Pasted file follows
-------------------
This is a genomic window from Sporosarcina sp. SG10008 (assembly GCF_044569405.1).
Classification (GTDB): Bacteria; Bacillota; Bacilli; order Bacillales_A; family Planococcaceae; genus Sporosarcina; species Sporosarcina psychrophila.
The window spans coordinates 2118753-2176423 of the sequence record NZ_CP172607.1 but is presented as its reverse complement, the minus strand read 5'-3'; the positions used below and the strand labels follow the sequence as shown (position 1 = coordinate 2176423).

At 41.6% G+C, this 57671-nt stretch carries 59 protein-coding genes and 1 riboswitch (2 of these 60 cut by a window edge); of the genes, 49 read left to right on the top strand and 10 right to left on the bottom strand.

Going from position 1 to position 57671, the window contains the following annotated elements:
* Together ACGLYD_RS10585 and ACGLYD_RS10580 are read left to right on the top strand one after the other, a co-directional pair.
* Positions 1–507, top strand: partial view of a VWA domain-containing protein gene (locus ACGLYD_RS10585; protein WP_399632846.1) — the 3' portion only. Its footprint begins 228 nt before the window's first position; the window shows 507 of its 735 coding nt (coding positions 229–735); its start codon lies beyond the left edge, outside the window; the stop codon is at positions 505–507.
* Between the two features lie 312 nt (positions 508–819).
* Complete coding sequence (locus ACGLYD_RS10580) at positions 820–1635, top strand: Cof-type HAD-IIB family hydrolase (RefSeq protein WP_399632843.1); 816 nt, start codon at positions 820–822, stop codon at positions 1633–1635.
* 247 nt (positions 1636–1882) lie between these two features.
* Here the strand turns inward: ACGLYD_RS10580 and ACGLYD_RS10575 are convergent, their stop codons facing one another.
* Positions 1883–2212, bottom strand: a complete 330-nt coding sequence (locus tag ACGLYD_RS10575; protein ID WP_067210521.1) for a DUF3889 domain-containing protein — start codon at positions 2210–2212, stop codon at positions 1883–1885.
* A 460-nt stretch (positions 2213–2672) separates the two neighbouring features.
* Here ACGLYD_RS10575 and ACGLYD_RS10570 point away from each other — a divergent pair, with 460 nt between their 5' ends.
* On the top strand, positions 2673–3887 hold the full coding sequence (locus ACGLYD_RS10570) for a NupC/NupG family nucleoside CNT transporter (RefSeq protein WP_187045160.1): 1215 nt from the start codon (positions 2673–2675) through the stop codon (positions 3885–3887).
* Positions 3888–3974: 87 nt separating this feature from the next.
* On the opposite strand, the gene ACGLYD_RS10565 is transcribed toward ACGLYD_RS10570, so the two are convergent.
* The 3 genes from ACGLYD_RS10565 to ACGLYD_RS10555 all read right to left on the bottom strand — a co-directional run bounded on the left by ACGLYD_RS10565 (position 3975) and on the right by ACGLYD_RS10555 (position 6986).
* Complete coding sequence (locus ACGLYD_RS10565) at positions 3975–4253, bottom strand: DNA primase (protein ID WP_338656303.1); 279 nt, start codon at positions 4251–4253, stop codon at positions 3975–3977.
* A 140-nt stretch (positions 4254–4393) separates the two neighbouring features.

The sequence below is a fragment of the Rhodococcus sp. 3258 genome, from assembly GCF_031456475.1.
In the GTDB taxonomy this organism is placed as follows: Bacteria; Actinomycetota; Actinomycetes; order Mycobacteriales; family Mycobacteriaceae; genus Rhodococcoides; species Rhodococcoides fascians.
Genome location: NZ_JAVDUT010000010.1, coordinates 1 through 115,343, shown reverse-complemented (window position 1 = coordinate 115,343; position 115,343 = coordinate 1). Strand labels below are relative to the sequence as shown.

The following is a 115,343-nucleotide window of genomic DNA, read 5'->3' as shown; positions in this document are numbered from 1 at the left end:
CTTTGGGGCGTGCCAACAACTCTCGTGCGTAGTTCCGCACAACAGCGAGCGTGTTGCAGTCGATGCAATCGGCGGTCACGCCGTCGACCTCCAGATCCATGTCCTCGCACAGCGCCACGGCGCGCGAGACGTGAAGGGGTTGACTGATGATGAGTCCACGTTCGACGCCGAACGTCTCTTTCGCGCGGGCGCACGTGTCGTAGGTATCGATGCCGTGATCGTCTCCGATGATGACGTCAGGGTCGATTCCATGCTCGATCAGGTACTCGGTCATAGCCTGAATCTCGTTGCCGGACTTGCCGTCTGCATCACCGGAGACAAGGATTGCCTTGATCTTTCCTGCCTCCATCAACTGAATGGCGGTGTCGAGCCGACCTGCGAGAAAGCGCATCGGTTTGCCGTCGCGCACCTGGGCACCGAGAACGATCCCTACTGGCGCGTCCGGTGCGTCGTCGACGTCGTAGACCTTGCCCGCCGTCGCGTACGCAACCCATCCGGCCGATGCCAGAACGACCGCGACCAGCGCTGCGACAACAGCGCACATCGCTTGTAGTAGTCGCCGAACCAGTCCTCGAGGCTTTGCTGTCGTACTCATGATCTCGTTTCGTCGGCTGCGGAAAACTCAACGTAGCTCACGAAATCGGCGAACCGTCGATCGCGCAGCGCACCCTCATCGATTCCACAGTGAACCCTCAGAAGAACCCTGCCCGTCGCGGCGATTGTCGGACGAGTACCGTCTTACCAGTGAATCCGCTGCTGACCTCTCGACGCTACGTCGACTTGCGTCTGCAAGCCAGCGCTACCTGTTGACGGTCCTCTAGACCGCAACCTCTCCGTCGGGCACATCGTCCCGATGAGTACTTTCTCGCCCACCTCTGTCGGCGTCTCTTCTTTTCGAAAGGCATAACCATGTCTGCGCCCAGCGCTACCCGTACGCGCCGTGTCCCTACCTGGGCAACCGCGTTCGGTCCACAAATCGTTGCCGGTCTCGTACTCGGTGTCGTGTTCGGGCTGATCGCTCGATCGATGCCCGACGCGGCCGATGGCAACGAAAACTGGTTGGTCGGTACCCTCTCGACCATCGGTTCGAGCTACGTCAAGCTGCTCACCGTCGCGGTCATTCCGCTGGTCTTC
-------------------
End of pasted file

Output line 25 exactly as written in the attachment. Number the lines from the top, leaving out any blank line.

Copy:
CTTTGGGGCGTGCCAACAACTCTCGTGCGTAGTTCCGCACAACAGCGAGCGTGTTGCAGTCGATGCAATCGGCGGTCACGCCGTCGACCTCCAGATCCATGTCCTCGCACAGCGCCACGGCGCGCGAGACGTGAAGGGGTTGACTGATGATGAGTCCACGTTCGACGCCGAACGTCTCTTTCGCGCGGGCGCACGTGTCGTAGGTATCGATGCCGTGATCGTCTCCGATGATGACGTCAGGGTCGATTCCATGCTCGATCAGGTACTCGGTCATAGCCTGAATCTCGTTGCCGGACTTGCCGTCTGCATCACCGGAGACAAGGATTGCCTTGATCTTTCCTGCCTCCATCAACTGAATGGCGGTGTCGAGCCGACCTGCGAGAAAGCGCATCGGTTTGCCGTCGCGCACCTGGGCACCGAGAACGATCCCTACTGGCGCGTCCGGTGCGTCGTCGACGTCGTAGACCTTGCCCGCCGTCGCGTACGCAACCCATCCGGCCGATGCCAGAACGACCGCGACCAGCGCTGCGACAACAGCGCACATCGCTTGTAGTAGTCGCCGAACCAGTCCTCGAGGCTTTGCTGTCGTACTCATGATCTCGTTTCGTCGGCTGCGGAAAACTCAACGTAGCTCACGAAATCGGCGAACCGTCGATCGCGCAGCGCACCCTCATCGATTCCACAGTGAACCCTCAGAAGAACCCTGCCCGTCGCGGCGATTGTCGGACGAGTACCGTCTTACCAGTGAATCCGCTGCTGACCTCTCGACGCTACGTCGACTTGCGTCTGCAAGCCAGCGCTACCTGTTGACGGTCCTCTAGACCGCAACCTCTCCGTCGGGCACATCGTCCCGATGAGTACTTTCTCGCCCACCTCTGTCGGCGTCTCTTCTTTTCGAAAGGCATAACCATGTCTGCGCCCAGCGCTACCCGTACGCGCCGTGTCCCTACCTGGGCAACCGCGTTCGGTCCACAAATCGTTGCCGGTCTCGTACTCGGTGTCGTGTTCGGGCTGATCGCTCGATCGATGCCCGACGCGGCCGATGGCAACGAAAACTGGTTGGTCGGTACCCTCTCGACCATCGGTTCGAGCTACGTCAAGCTGCTCACCGTCGCGGTCATTCCGCTGGTCTTC